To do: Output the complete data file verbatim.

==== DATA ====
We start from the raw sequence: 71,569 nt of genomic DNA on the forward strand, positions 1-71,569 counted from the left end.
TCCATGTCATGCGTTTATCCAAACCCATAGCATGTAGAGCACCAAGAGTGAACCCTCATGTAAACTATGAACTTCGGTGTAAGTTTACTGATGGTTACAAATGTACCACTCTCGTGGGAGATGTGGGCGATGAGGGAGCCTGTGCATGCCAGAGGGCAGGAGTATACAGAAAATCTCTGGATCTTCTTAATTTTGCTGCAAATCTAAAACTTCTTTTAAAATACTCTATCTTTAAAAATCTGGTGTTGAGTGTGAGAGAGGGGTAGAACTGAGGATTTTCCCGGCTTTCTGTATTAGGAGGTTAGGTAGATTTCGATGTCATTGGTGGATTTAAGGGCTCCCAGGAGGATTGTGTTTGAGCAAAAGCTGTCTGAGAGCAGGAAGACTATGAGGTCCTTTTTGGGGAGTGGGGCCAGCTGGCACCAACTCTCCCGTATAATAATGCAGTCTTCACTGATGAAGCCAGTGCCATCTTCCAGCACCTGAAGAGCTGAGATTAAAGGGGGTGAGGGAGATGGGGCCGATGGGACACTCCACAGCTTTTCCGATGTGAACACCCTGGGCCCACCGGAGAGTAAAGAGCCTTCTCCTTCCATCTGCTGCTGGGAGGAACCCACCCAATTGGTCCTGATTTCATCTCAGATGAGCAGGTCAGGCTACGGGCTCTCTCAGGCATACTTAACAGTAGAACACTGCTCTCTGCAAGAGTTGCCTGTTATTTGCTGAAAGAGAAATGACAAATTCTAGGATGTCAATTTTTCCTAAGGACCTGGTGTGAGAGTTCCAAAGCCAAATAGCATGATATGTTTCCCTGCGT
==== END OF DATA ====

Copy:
We start from the raw sequence: 71,569 nt of genomic DNA on the forward strand, positions 1-71,569 counted from the left end.
TCCATGTCATGCGTTTATCCAAACCCATAGCATGTAGAGCACCAAGAGTGAACCCTCATGTAAACTATGAACTTCGGTGTAAGTTTACTGATGGTTACAAATGTACCACTCTCGTGGGAGATGTGGGCGATGAGGGAGCCTGTGCATGCCAGAGGGCAGGAGTATACAGAAAATCTCTGGATCTTCTTAATTTTGCTGCAAATCTAAAACTTCTTTTAAAATACTCTATCTTTAAAAATCTGGTGTTGAGTGTGAGAGAGGGGTAGAACTGAGGATTTTCCCGGCTTTCTGTATTAGGAGGTTAGGTAGATTTCGATGTCATTGGTGGATTTAAGGGCTCCCAGGAGGATTGTGTTTGAGCAAAAGCTGTCTGAGAGCAGGAAGACTATGAGGTCCTTTTTGGGGAGTGGGGCCAGCTGGCACCAACTCTCCCGTATAATAATGCAGTCTTCACTGATGAAGCCAGTGCCATCTTCCAGCACCTGAAGAGCTGAGATTAAAGGGGGTGAGGGAGATGGGGCCGATGGGACACTCCACAGCTTTTCCGATGTGAACACCCTGGGCCCACCGGAGAGTAAAGAGCCTTCTCCTTCCATCTGCTGCTGGGAGGAACCCACCCAATTGGTCCTGATTTCATCTCAGATGAGCAGGTCAGGCTACGGGCTCTCTCAGGCATACTTAACAGTAGAACACTGCTCTCTGCAAGAGTTGCCTGTTATTTGCTGAAAGAGAAATGACAAATTCTAGGATGTCAATTTTTCCTAAGGACCTGGTGTGAGAGTTCCAAAGCCAAATAGCATGATATGTTTCCCTGCGT